Review Summary: A message in a bottle
It is with his guitar and to the sound of brass instruments and accordion that characterize the folk movement as well as all the melancholy that comes with it that Matt Elliott, singer/ songwriter/ performer of the self-named group, takes us, sometimes literally, deep down into the abyss of Drinking Songs. Dark from the beginning to the end, the album highly benefits from the homogeneity of its components: already back in 2005, Elliott is at a stage where he is fully aware of its capabilities and its limitations, both musically and in terms of the writing of his songs, which consist for the most part of short but visually rich poems. The first track, entitled CF Bundy, is made of some four lines sung rather subtly in a voice that reflects a deep lamentation:
Face down & f*cked again
Taste of blood again
Know that you three
were the last thing that I've seen
And never, during the 1:15 that lasts Drinking Songs, will Matt Elliott rise up, constantly overwhelmed by the torments that we share a little more with him as he leaves more and more room to his vocals and as the album progresses. In the second song, Trying To Explain, it is with a much deeper voice, almost incomprehensible, that Elliott gives life to a grotesque character we imagine mumbling his pint to the bottom of a warm wet tavern. Then comes The Guilty Party, in which Elliott, opting for a more acute sound both on guitar and on piano, plays on a rainy background, adding texture to the piece. After the fourth track, What’s Wrong, perhaps the definition of folk itself as the accordion joins Elliott in his eternal gloomy singing, the table is set for one of the major pieces of the album. Because even if the climate of distress is already well established, it is with 11 minutes long The Kursk that Elliott confirms his writing talents, he who tells the story of a crew being found trapped in a Russian submarine (K-141 Kursk) after an explosion, back in the early 2000’s. Although several sailors perished on the spot, there is evidence that some of the men on board had survived several hours or even a few days with no light in the depths of the sea. The music, which begins with the sound of what appears to be the explosion itself, gives way to the beautiful guitar of Matt Elliott who, with a voice that contains the misery of a whole crew, requires only a few lines long repeated, almost to the like a choir formed of the shipwrecked, to lead us by the side of the mariners:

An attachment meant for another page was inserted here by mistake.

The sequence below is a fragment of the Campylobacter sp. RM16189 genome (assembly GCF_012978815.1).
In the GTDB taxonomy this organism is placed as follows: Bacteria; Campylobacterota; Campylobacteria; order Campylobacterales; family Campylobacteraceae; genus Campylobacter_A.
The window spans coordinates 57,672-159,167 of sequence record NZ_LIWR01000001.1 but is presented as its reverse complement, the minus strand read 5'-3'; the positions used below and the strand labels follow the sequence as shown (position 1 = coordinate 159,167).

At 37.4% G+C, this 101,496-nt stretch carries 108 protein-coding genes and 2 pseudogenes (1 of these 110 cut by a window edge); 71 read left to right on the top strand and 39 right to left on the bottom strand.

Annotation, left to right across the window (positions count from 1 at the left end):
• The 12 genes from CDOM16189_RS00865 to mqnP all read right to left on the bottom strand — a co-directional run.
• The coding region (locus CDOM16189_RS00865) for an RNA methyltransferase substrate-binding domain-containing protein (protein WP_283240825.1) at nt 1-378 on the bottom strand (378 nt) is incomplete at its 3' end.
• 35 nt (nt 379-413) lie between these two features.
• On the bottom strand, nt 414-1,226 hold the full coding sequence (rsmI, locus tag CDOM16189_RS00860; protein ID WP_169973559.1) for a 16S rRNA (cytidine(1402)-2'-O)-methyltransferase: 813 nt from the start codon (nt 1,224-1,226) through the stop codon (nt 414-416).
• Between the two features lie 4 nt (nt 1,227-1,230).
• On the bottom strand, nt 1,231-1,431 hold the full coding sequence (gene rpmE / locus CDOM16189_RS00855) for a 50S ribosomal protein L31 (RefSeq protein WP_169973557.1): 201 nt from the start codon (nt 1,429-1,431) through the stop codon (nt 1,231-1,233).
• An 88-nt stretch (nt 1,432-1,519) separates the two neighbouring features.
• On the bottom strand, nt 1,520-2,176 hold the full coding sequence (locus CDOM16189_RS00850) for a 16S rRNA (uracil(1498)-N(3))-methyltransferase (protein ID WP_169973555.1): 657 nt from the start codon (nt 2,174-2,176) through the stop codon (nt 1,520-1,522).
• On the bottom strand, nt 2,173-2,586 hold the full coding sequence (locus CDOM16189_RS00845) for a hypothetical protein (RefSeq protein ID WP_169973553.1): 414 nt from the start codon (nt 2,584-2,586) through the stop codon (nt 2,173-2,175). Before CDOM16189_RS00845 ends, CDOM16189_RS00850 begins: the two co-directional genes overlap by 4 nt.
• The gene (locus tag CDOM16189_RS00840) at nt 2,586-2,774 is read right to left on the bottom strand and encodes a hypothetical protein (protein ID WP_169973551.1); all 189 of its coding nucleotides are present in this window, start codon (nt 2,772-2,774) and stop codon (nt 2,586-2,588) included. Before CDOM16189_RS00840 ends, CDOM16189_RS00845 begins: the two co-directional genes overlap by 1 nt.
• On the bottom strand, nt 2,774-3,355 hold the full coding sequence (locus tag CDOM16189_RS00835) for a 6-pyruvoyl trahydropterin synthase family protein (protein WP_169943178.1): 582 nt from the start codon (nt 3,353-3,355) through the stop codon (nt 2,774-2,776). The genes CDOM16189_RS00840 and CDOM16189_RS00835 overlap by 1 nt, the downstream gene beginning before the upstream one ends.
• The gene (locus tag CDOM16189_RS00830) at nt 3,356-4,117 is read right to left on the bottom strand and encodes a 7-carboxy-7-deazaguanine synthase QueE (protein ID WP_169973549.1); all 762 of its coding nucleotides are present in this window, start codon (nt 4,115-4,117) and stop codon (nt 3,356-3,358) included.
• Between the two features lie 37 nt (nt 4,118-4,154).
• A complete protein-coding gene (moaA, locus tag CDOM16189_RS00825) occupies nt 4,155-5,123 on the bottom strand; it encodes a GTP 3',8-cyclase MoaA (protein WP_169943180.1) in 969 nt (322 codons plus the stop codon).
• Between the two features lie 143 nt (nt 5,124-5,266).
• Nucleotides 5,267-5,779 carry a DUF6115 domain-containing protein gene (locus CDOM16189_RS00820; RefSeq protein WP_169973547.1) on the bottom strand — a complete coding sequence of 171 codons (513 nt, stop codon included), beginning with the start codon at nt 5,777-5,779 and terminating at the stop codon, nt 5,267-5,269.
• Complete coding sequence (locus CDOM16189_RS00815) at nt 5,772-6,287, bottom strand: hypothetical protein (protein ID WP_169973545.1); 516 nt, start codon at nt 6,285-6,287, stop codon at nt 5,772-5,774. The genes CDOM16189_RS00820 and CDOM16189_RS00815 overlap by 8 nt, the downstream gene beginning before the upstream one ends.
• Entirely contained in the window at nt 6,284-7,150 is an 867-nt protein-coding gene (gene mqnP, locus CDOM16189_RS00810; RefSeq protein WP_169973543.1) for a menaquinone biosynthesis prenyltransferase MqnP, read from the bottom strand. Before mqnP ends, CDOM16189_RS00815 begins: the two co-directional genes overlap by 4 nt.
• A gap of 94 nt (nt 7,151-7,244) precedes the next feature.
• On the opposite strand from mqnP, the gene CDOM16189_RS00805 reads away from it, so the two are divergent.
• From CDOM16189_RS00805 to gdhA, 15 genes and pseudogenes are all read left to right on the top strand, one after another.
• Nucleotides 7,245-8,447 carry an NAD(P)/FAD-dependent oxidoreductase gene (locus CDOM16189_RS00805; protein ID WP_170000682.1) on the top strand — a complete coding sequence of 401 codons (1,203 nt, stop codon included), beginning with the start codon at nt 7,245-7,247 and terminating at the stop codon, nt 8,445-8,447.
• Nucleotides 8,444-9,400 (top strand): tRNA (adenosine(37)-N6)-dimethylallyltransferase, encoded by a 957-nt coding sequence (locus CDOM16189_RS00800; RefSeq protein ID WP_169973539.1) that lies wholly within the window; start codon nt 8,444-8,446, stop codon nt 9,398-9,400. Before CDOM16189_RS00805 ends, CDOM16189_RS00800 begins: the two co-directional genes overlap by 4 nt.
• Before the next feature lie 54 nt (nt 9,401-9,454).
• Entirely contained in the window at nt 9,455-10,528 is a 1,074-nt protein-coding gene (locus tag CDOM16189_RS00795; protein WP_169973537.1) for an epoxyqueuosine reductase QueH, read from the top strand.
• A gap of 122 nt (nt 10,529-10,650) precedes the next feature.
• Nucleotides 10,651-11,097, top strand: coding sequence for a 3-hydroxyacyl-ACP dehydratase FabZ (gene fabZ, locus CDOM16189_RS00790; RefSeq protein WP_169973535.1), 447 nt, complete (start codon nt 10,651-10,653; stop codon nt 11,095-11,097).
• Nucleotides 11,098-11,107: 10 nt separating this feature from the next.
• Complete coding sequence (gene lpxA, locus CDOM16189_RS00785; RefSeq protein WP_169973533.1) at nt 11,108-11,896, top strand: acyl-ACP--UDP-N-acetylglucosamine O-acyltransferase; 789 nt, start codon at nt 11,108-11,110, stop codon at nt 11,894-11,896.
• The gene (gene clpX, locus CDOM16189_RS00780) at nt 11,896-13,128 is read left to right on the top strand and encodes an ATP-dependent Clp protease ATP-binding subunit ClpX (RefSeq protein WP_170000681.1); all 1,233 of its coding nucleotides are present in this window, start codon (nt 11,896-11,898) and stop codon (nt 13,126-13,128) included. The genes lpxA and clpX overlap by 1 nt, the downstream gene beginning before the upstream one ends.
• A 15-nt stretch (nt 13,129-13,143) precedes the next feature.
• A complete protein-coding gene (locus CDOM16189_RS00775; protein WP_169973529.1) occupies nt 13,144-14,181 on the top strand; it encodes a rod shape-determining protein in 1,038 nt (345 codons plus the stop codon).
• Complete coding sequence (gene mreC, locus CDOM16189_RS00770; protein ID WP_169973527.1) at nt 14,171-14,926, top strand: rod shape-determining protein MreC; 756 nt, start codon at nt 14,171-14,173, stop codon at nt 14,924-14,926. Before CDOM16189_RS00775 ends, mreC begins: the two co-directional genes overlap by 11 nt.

It's cold I'm afraid
It's been like this for a day
The water is rising and slowly we're dying
We won't see light again
We won't see our wives again
On a different level, the same depressive atmosphere remains for the two songs that follow, What The F*uck Am I Doing On This Battlefied? and A Waste Of Blood which complete in an honest way the dark folk frame then staged in Drinking Songs which, at this moment, could take an end and leave more than satisfied anyone who recognize the beauty that lies in a sad and depressing music (think here Low, for example). Elliott does not stop there. The Maid We Messed, final piece of the album, stands out by its entirely instrumental 20 minutes and by the addition of electronic elements in its composition. We almost regret that the artist had not ventured there earlier; the electro-percussions married to the piano is a surprisingly effective mix, and Elliott reaches an intensity on this track that remained unseen beforehand in Drinking Songs. If the rest of the album takes place in the depths of a ship’s hold, The Maid We Messed represents the hurricane raging outside.
Undeniably in control of his art, Matt Elliott has made of Drinking Songs a beautiful and touching letter left in a bottle, within the reach of every lone sailor, the time of a storm.